Make it fair and just!  The rich, powerful and wealthy share less of the overall tax burden than do the average American.  Why is this: loop holes, entitlements, special interest groups, favors to business and industry, incentives, and whatnot?  Of course, this won’t change either.  Take the AMT, the Alternative Minimum Tax.  This was meant to prevent the extremely wealthy from escaping to pay their real fair share of taxes on their assets/income (by claiming excessive exemptions for example).  But, over the years it has become yet another encroaching tax burden upon more and more of the middle class.  It’s just around the corner for many of us.  Congress has been “gracious” enough to forestall its inevitable grip upon the middle, middle class.  But they know it brings in too much money for them to simply stop it altogether and tailor it back to become the instrument for which it was created in the first place, a means of making sure the very wealthy pay their fair share of taxes on their wealth.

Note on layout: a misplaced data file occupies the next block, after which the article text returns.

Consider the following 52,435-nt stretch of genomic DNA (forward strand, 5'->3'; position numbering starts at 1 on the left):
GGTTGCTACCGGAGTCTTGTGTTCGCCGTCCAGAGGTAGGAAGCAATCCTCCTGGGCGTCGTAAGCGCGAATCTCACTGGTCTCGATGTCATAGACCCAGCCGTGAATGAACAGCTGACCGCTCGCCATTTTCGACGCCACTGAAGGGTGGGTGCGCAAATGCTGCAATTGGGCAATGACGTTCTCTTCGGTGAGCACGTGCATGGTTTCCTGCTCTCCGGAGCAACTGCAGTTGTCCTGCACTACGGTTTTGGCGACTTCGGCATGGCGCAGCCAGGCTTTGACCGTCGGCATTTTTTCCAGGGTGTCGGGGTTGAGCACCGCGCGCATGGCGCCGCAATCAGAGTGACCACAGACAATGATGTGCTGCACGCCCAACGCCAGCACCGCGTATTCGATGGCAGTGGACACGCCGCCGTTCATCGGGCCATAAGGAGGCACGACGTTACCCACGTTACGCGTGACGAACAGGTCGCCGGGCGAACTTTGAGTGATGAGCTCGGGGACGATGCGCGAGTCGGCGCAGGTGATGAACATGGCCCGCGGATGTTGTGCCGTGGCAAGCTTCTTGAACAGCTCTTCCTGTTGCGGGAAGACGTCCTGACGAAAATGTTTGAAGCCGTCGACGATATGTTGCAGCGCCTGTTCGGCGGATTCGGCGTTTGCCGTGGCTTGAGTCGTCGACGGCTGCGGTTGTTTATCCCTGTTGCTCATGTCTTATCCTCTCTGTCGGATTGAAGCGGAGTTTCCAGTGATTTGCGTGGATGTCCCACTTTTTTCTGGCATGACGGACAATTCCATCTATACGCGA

A fair and just society is not just about due process of law in the criminal courts, as in retributive justice.  A just society is one that is economically just as well, vis-à-vis, distributive justice.  Do all people have a just and fair opportunity for economic gain, growth and stability?  Are all its citizens sharing a just and balance portion of the tax burden?  Or do the laws of business and economy mainly protect and benefit the rich, highly favoring the powerfully wealthy?  History teaches us that one danger for all great nations or empires (Babylonia, Persia, Greece, Rome, the Byzantine Empire, e.g.) is the slow movement toward tax imbalance and injustice; the tax system inevitably moves toward favoring the extremely wealthy at the expense of the majority of the populace.  The middle class shrinks and shrinks, the poor expands and expands, while a wealthy minority begins to control more and more of its nation’s wealth and resources, always a recipe for eventual implosion and/or toppling.